After sending mixed signals, AT&T is now back in the iPhone-selling business. The carrier stopped selling the mobile device to New York-area residents for a brief time. On Dec. 28, after the issue had been resolved, an analyst raised the target price for Apple's stock to $260. The analyst described iPhone use as still being in its infancy.
The Apple iPhone is now available again for online sale in the New
According to several reports,
potential purchasers in New York
and northern New Jersey were told
during the weekend of Dec. 26 that, "New York
is not ready for the iPhone," essentially due to AT&T's inability to
offer adequate coverage in the area.
"You don't have enough towers to handle the phone," an AT&T
sales representative reportedly told a reporter for The
Then, on Dec. 28, AT&T released a short statement saying sales of the
iPhone in the New York area were
ready to resume. AT&T did not offer a specific explanation for what
The carrier has been roundly criticized for its lack of coverage in major
metropolitan areas, particularly New York
and San Francisco. The iPhone,
which AT&T is currently the exclusive provider of in the United States, has
been an enormous success for AT&T, but so much so that its growing number
of users are said to be bogging down its network.
According to AT&T, its smartphone traffic has increased by 5,000 percent
in the past three years.
On Dec. 8, in an effort to use the iPhone to help it pinpoint faltering
coverage areas, AT&T introduced a free
AT&T Mark the Spot application,
which enables customers to instantly-or in greater detail-alert it to
any services issues they experience, such as dropped calls. The carrier
said it plans to use the data it collects to inform decisions about where to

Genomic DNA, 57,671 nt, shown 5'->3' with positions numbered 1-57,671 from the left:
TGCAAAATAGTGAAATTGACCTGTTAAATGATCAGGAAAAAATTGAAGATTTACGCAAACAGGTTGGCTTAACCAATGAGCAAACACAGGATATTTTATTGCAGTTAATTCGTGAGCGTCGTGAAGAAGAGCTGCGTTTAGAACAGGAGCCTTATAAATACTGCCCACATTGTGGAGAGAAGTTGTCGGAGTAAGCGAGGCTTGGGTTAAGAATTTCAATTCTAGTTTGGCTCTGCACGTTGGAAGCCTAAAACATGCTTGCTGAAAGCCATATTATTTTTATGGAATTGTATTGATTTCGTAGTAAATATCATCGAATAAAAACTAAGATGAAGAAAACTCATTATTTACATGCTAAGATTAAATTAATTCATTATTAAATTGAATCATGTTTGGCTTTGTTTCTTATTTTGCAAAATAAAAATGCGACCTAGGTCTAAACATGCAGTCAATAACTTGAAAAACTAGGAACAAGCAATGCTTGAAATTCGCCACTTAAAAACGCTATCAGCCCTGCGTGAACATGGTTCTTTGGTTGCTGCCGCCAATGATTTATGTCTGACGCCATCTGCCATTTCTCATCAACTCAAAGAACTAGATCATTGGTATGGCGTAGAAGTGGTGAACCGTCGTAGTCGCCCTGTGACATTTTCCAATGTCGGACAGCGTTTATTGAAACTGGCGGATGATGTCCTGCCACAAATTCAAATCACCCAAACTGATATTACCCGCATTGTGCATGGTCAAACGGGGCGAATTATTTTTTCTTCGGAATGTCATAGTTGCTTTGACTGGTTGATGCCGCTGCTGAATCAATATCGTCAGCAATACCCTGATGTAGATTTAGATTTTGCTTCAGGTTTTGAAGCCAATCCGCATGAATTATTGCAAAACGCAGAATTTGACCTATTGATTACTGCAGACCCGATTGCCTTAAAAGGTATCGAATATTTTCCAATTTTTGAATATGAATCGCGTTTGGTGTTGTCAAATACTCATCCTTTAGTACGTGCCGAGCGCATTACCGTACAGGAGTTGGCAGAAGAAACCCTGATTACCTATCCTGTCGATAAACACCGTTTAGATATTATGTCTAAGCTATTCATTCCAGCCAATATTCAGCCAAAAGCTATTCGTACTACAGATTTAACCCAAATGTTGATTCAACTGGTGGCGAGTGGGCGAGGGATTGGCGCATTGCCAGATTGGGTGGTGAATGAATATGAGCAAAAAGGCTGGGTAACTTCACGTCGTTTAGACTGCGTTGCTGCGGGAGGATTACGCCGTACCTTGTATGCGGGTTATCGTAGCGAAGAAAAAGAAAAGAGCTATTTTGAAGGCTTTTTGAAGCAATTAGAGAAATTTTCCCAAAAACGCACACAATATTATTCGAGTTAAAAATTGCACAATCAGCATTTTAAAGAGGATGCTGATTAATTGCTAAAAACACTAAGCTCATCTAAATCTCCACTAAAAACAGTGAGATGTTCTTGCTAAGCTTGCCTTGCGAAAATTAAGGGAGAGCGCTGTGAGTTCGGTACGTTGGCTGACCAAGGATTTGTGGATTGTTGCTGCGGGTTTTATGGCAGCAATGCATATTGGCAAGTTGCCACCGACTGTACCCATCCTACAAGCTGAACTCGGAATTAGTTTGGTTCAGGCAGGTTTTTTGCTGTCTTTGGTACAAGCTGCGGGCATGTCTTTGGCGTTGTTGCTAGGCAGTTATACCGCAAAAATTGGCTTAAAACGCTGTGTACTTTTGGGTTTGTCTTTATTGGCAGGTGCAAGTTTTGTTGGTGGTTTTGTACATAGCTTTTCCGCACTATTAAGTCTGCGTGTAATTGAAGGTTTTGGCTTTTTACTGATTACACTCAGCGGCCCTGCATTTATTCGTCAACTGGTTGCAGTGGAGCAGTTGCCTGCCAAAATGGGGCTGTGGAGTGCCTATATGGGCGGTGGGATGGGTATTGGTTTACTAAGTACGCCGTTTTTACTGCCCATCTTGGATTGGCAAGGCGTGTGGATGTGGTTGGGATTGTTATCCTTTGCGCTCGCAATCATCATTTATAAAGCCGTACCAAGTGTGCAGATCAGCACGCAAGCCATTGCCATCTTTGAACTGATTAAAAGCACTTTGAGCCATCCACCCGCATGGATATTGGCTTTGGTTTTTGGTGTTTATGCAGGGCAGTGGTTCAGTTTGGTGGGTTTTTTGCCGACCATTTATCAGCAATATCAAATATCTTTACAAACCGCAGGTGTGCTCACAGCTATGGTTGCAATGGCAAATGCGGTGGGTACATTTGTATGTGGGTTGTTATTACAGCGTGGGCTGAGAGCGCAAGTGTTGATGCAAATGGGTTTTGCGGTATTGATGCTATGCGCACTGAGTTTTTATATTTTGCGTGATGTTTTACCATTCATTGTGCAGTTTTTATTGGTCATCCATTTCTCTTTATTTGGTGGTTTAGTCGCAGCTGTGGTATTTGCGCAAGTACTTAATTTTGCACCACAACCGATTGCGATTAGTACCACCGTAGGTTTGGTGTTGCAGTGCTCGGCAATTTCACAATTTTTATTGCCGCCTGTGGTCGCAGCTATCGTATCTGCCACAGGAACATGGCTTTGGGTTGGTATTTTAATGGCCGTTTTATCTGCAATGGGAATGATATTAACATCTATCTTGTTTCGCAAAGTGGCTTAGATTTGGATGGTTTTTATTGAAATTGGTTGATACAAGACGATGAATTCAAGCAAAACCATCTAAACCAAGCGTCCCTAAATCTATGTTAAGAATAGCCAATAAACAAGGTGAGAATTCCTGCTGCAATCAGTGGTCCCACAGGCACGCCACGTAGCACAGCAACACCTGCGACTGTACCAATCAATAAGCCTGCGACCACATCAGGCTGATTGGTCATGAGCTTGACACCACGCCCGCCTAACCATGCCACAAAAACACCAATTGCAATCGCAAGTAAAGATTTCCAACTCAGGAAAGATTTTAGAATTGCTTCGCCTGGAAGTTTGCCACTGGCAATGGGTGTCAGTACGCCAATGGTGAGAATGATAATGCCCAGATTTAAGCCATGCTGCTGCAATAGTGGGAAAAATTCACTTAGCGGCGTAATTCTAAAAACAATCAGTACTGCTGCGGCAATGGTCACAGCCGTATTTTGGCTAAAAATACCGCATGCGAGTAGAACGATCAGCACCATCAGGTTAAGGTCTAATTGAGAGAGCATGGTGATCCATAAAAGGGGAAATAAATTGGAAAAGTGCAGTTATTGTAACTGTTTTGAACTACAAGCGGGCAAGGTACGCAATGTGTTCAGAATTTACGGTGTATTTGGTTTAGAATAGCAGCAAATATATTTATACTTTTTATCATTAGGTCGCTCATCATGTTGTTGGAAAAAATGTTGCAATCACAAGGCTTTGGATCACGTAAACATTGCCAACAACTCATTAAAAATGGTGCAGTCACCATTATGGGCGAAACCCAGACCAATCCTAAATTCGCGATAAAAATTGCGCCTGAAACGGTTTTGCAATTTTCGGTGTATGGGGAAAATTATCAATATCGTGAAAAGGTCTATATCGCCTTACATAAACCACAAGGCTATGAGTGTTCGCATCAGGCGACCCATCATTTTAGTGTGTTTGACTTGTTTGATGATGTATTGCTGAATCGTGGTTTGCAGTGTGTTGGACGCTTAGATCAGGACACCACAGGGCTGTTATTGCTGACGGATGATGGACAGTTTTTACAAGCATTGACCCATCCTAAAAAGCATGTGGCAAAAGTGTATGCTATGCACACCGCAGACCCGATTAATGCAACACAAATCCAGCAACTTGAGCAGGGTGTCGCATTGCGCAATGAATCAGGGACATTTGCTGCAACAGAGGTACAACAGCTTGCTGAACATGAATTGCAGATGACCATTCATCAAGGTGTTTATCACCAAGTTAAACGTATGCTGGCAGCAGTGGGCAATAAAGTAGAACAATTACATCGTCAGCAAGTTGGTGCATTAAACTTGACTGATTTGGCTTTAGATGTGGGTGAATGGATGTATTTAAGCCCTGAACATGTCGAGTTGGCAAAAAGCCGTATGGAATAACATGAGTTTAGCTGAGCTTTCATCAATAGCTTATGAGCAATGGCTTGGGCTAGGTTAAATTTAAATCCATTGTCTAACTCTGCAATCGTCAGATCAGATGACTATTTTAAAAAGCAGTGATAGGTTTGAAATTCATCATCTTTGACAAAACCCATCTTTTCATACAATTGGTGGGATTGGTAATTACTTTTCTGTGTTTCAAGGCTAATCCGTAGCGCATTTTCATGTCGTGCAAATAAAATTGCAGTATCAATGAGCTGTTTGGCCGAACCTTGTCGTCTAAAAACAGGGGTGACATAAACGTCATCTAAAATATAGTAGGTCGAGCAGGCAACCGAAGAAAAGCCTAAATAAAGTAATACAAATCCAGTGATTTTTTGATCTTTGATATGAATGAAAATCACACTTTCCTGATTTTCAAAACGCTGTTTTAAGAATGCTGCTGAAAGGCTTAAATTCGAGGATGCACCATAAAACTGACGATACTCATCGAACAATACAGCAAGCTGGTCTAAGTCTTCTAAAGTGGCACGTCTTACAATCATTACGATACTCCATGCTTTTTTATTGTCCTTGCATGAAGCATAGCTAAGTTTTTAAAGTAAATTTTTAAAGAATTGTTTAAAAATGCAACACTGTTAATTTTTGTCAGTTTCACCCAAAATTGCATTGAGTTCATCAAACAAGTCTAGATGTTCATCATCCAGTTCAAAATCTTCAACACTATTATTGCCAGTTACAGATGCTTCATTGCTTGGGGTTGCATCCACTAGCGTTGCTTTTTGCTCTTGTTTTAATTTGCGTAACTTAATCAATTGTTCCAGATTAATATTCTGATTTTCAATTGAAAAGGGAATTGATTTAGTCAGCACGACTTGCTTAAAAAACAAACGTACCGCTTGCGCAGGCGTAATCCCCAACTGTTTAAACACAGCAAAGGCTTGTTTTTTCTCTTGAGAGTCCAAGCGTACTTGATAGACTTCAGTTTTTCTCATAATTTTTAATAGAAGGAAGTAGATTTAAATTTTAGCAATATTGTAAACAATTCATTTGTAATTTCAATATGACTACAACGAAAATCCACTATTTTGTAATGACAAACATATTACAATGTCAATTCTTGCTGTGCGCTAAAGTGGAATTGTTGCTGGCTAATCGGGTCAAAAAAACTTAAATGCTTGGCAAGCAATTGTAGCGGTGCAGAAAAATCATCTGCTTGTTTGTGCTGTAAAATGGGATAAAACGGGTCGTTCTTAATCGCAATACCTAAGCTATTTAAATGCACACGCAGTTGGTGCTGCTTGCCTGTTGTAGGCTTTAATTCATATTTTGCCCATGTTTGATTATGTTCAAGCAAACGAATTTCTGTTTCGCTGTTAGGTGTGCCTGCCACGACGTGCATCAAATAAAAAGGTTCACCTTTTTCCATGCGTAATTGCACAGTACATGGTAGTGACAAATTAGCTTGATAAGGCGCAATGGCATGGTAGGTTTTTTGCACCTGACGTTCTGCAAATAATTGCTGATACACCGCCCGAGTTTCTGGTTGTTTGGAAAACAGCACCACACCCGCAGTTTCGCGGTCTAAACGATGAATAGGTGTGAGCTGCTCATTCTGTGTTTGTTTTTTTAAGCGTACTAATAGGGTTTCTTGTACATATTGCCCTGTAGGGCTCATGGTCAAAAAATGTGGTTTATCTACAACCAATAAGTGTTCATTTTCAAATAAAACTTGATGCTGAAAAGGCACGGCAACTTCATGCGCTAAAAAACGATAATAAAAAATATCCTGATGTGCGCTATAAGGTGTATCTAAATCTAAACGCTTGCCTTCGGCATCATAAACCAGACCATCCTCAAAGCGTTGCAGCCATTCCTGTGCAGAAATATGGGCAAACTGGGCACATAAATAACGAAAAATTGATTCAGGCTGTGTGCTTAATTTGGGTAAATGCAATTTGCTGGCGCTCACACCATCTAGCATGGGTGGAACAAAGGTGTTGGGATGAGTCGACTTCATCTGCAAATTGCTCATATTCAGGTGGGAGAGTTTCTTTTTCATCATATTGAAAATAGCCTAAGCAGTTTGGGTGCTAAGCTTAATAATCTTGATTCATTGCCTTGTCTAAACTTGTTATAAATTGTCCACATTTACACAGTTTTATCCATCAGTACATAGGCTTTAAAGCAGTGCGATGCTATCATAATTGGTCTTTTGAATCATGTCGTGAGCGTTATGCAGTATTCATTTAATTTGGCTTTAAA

invest money allocated for improving its wireless network.
Fletcher Cook, an AT&T spokesperson, in a note to several media outlets,
explained the sudden unavailability of the iPhones in the New
York area by saying, "We periodically modify our
promotions and distribution channels."
Customers are being told to visit Apple or AT&T retail locations
instead, which gives credence to reports such as that from The New York Times
that the online
unavailability of the iPhones is due to "fraudulent activity" in some
Whether available to New Yorkers or not, Broadpoint AmTech analyst Brian
Marshall said he sees current iPhone use as being just the tip of the iceberg,
and on Dec. 28 raised the target price of Apple stock to $260.
"Despite the enormous success of the iPhone since inception in July
'07, we strongly believe the device is still in its infancy with respect to
penetrating the global post-paid subscriber market," Marshall
wrote in a research note. "For example, our analysis indicates that while
the iPhone currently enjoys 5.0 percent penetration of [AT&T's] post-paid
subscriber base, the penetration of its current international carrier partners'
post-paid subscriber base is only 0.8 percent."
Marshall continued, "In our
view, Apple remains the best technology company on the planet, and we are
comfortable with our Street-high Dec. 2009 estimates of $12,509 [million] and
$2.27 ([versus] consensus of $11,856 [million] and $2.04)."